Spring and summer bring a flood of kittens to shelters all over the country. Many people don’t understand that kittens can’t live in the shelters like their adult counterparts. Because of their delicate immune systems and need for more constant care and attention, kittens must be fostered until they are old enough to be adopted. As you can imagine, the need for dependable and loving foster homes is a crucial part of saving the lives of stray kittens.
I didn’t know what I was getting into when I took in my first litter of foster kittens. All I knew was that the shelter I worked for (Whiskers Animal Benevolent League in Albany, NY) was struggling to find homes, and my big ol’ bleeding heart couldn’t say no. I firmly believe that the best way to recruit great foster parents is to be upfront about what is required — both the good and the bad. So what is fostering really like, once you get past the cuddly sweetness? Here are four things I’ve learned over the years.
The level and type of time and energy will vary a lot depending on the specific litter, but the requirement will always be there whether you are fostering very young kittens who need to be bottle fed every few hours or older kittens who will want constant stimulation.
A few years ago I took in a litter of five six-week old siblings. They were able to eat solid food, they were litter box trained (mostly), and they had plenty of playmates among themselves. I naively thought it would be a piece of cake. I soon found out that I had wildly underestimated the amount of energy they would have. They set me straight the first night as I cooked dinner. There were only five kittens, but suddenly it felt like 30. Two kittens pawed open a cupboard and systematically pulled all of my Tupperware into the center of the kitchen. The smallest kitten clung to my pant leg, begging to be scooped up while I stirred my pasta. The shyest kitten timidly sniffed the kale stems on my cutting board. The largest and most rambunctious kitten yowled from the top of my fridge once he discovered he couldn’t find a way down on his own. This wasn’t a temporary moment of chaos; this was a summary of almost every moment I had with these kittens for the next five weeks.
As you can see from my cooking story, kittens require a lot of space to run around, wrestle, and be wild. They will take up an amazing amount of space for such tiny creatures. They will also need some private space, like an extra bedroom, if they are still nursing or if you live with other animals or small children.
When I took in that first batch of kittens, my dear elderly cat, Pippi, was still alive. She didn’t necessarily hate them, but they overwhelmed her. At 17 years old, she was at a point in her life where she valued calmness and predictability above all else. For her, the new frenetic energy was a bit much. I solved this problem by creating a relaxing and cozy private space for her in my bedroom where she could lounge and sleep without being pounced on.
My other cat, Nora, on the other hand, loved them so much. She was a little over a year old when the first batch of kittens came, and she loved every minute of having new friends to play with. Nora, whose nickname is Naughty Nora due to her history of antics, loved teaching the kittens all of her tricks. One time, after noticing how oddly quiet my home had become, I caught Nora sitting in the middle of the living room, attempting to tear open a bag of treats with her teeth.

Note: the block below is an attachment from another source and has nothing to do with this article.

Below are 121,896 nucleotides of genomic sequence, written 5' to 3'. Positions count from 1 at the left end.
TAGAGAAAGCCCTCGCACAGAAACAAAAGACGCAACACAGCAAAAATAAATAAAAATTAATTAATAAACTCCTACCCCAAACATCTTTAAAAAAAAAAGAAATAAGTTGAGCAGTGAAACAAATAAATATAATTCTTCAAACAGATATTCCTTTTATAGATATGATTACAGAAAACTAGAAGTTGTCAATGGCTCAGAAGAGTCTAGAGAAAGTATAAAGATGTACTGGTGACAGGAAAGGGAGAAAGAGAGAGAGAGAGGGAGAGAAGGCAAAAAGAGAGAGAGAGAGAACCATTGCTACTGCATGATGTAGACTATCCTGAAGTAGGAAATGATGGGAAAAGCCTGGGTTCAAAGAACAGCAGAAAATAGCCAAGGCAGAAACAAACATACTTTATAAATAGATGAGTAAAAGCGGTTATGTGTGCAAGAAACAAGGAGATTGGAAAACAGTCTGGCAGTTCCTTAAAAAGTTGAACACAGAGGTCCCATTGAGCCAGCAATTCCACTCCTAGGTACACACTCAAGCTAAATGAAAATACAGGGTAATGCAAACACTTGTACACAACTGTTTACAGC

The kittens, all five of them, sat in a circle around her, studiously engaged in Naughty School.
I went into fostering my first litter with the knowledge that I couldn’t add any more permanent cats to my family. I thought that clarity would make it easier when it was time to give them up. The reality, though, is that when you spend weeks or months caring for creatures, it’s hard to part ways, even when you trust the adoption team to find great homes for them. This unintentional attachment is so common it even has a term, “foster failure,” for when a person adopts the cats who were supposed to be temporary. One of my cats, Ida, came to me in exactly that way. I took her in as a foster as she healed from a major surgery, and I never let her go. I just couldn’t bear it.
As kitten season unfolds, I hope my experiences will help you make a guided decision about whether you are a good fit for fostering. Even with all of the chaos, juggling, and heartbreak, I’d do it all again. Building connections with kittens, watching them grow, feeling them nuzzle into me when they’re sleepy — it’s worth every second of chaos and frustration. Nothing beats the feeling of knowing I was able to protect and care for them while they got strong and independent enough to find forever homes.
If you feel like you’d be able to provide a stable and loving foster home, please contact your local shelters and rescue organizations. Who knows, your big ol’ bleeding heart may save some lives!
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About the author: Andee Bingham is a freelance cat writer from Asheville, North Carolina. She lives with her two sweet and sassy cats, Nora and Ida, and occasionally fosters others. When not snuggling with or writing about cats, Andee loves to read, write fiction, and explore the mountains. Learn more about Andee at her website and Dear Nora.